Then it's back to the main stage for an eagerly-anticipated headline set from rock'n'roll’s Chuckle Brothers, Royal Blood. Firstly, I would like to wish Mike Kerr a speedy recovery from Covid: anyone who wears silver, heeled Chelsea boots has clearly lost their sense of taste. Their set however, is a banger from start to finish. The pair deliver riff-heavy, fast-paced music perfectly to a crowd who love every single second. Mike’s vocals are on point while Ben continues to prove himself as one of the best drummers in modern rock.
Sunday brings with it even more excitement as Phoebe Green kicks things off with what she describes as a "terrifying" set. “We did South by Southwest” she tells me afterwards, “But it was a filmed event so there was no one actually there. This is the first time we’ve been in front of an audience for like two years”. The crowd react well to Phoebe’s music as her and her band provide a dizzying array of smooth indie pop in the blistering heat.
Next The Fratellis take to the main stage in a set that is surprisingly lower down the bill than you might expect considering bands such as The Kooks—who have a similar catalogue—were supporting the headliner only a couple of days before. Nevertheless, the band churn out their hits to a nostalgic crowd and it's a lot of fun...even if Jon Fratelli has an awful taste in hats.
Ed Cosens performs a really good set of songs from his new solo album Fortunes Favour which draws in a really big crowd, with Holly Humberstone following him, delivering beautiful vocals throughout her 30 minute set.
By far and away the best act of the weekend is Dizzee Rascal, who takes to the main stage on Sunday afternoon. Dizzee—as one of the pioneers of UK grime—is absolutely no stranger to working up a crowd, which he makes look easy. Dizzee comes out and blasts through some of his harder rap songs such as 'Heavy' from Chase & Status album No More Idols, before ending the set with classic after classic. The entire festival erupts to the sounds of ‘Dance Wiv Me’ ‘Holiday’ and ‘Bonkers’...not to mention, he solidifies himself as the king of Tramlines when he drags a security guard on stage to complain about not being able to turn the bass up, before heading into ‘Bassline Junkie’.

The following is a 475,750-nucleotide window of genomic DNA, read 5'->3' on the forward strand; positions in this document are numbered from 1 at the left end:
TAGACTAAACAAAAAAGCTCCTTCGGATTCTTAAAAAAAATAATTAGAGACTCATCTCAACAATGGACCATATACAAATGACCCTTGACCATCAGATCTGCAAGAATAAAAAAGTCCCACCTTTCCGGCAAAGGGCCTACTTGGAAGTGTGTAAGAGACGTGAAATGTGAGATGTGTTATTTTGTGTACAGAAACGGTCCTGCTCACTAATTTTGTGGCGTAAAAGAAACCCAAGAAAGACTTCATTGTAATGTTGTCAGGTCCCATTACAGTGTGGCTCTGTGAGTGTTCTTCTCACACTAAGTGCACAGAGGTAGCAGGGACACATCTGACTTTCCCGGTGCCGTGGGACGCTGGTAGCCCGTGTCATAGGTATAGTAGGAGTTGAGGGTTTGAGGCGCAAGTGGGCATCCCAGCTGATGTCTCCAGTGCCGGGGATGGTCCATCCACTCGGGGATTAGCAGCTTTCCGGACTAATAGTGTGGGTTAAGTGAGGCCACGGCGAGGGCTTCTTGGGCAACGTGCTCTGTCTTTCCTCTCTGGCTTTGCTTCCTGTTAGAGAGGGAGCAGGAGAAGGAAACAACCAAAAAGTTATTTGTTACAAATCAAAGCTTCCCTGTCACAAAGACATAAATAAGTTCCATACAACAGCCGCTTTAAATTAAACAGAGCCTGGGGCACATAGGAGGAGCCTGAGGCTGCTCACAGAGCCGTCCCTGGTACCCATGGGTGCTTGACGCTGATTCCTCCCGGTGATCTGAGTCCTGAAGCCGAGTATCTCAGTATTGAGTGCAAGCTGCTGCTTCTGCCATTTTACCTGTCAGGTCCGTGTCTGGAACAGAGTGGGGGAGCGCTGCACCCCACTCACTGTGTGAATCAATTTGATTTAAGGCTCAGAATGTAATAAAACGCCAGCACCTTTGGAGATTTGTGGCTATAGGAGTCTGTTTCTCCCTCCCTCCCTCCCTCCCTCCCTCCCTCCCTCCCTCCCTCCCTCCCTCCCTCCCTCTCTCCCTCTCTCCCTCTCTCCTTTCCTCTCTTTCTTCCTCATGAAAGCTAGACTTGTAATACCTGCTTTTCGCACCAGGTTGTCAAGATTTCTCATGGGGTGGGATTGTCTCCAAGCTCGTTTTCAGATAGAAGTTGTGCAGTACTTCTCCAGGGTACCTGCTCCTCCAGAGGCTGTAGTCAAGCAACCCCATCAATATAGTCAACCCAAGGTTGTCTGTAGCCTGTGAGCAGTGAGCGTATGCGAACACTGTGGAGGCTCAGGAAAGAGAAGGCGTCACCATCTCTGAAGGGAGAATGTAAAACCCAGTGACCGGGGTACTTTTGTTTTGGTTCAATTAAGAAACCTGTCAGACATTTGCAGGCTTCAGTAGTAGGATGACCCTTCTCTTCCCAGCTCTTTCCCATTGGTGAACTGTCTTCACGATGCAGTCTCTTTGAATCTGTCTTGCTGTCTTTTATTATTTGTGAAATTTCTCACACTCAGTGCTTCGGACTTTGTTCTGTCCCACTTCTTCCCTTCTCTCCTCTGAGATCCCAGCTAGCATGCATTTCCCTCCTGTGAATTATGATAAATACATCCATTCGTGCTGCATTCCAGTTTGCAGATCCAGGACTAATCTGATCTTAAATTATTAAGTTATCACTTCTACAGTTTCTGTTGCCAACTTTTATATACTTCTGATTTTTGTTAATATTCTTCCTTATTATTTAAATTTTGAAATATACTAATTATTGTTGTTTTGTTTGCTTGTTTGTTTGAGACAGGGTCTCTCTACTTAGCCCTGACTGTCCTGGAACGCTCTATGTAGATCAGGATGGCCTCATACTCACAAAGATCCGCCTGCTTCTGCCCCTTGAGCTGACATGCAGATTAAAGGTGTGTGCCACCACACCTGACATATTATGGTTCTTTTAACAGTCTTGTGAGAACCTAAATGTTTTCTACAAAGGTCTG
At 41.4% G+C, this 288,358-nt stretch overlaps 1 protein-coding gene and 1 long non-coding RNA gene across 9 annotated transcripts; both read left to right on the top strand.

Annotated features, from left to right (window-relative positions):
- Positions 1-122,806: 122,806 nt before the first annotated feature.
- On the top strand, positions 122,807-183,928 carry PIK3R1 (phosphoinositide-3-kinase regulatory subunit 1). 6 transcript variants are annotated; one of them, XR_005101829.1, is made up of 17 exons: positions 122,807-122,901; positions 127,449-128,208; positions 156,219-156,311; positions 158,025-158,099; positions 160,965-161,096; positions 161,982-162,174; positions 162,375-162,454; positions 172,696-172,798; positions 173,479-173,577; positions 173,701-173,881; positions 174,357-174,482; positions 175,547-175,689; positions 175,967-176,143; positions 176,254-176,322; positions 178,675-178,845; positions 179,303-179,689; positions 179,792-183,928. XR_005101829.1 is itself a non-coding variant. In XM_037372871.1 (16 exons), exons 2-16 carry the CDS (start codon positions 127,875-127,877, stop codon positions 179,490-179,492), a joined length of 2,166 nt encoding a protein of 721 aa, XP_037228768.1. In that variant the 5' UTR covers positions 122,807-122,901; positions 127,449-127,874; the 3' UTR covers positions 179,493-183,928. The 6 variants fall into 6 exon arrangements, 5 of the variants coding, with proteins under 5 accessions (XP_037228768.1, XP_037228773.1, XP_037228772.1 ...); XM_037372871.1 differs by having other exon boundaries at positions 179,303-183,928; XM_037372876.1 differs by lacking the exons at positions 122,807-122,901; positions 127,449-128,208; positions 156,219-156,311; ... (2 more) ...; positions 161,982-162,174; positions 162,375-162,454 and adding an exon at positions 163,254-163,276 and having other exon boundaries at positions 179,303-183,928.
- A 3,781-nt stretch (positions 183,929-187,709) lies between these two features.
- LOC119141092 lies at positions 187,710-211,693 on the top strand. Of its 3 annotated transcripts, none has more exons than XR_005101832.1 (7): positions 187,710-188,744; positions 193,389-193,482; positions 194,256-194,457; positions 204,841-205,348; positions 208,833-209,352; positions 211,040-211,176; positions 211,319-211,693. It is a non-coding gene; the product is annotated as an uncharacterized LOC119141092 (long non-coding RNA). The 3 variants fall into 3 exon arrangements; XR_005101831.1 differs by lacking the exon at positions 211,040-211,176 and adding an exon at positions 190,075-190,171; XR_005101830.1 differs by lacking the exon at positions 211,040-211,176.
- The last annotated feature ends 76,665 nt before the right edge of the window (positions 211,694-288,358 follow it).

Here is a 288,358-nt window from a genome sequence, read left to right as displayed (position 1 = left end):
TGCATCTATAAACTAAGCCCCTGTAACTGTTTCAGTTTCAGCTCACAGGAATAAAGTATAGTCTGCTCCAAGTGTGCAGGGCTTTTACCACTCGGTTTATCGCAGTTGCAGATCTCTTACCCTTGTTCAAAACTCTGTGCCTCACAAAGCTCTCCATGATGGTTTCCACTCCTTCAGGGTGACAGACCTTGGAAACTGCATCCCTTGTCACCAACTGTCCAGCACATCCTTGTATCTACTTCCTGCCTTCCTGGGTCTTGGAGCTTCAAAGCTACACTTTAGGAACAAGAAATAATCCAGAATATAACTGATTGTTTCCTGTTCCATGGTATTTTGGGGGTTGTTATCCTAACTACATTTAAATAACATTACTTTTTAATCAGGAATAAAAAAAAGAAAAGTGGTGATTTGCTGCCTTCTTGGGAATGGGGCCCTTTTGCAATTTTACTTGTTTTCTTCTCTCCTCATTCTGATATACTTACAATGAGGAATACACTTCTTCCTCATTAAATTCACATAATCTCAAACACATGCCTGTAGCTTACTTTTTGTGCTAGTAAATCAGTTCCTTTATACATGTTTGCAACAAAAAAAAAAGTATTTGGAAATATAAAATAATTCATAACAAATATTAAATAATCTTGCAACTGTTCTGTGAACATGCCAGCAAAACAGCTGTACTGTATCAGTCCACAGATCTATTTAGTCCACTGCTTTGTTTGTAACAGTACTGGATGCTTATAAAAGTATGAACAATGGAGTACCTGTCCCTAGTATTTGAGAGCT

The Big Moon rock The Library as is becoming tradition for them, while Everything Everything close T’Other Stage with a set that's anything but disappointing: Jonathan Higgs has a voice that sounds like it’s carved out of marble and the tent is filled with the electric atmosphere that the band lace all their music with.
One of the best things about Tramlines is how much there is to do outside of watching music: I discover this by heading over to The Open Arms tent to watch hip-hop karaoke. There’s nothing quite like witnessing a drunk guy in sunglasses that are too big for him and a funky shirt absolutely butcher A Tribe Called Quest.
I don’t imagine that anyone left Tramlines anything but satisfied. It would be good to see a more diverse line-up in the future as the acts (particularly those on the main stage) seemed to get somewhat repetitive after a while. Overall though, there’s not much else negative to say. The people there were all in good spirits, everything ran smoothly, the staff absolutely worked their arses off and the bands seemed closer and more human than ever before. Sometimes there’s a disconnect between musician and audience member but here—perhaps due to what we’ve all just been through—the acts on stage were just as happy to be there fans were.
Yeah, Tramlines 2021… it’s good to be back.
More about: Tramlines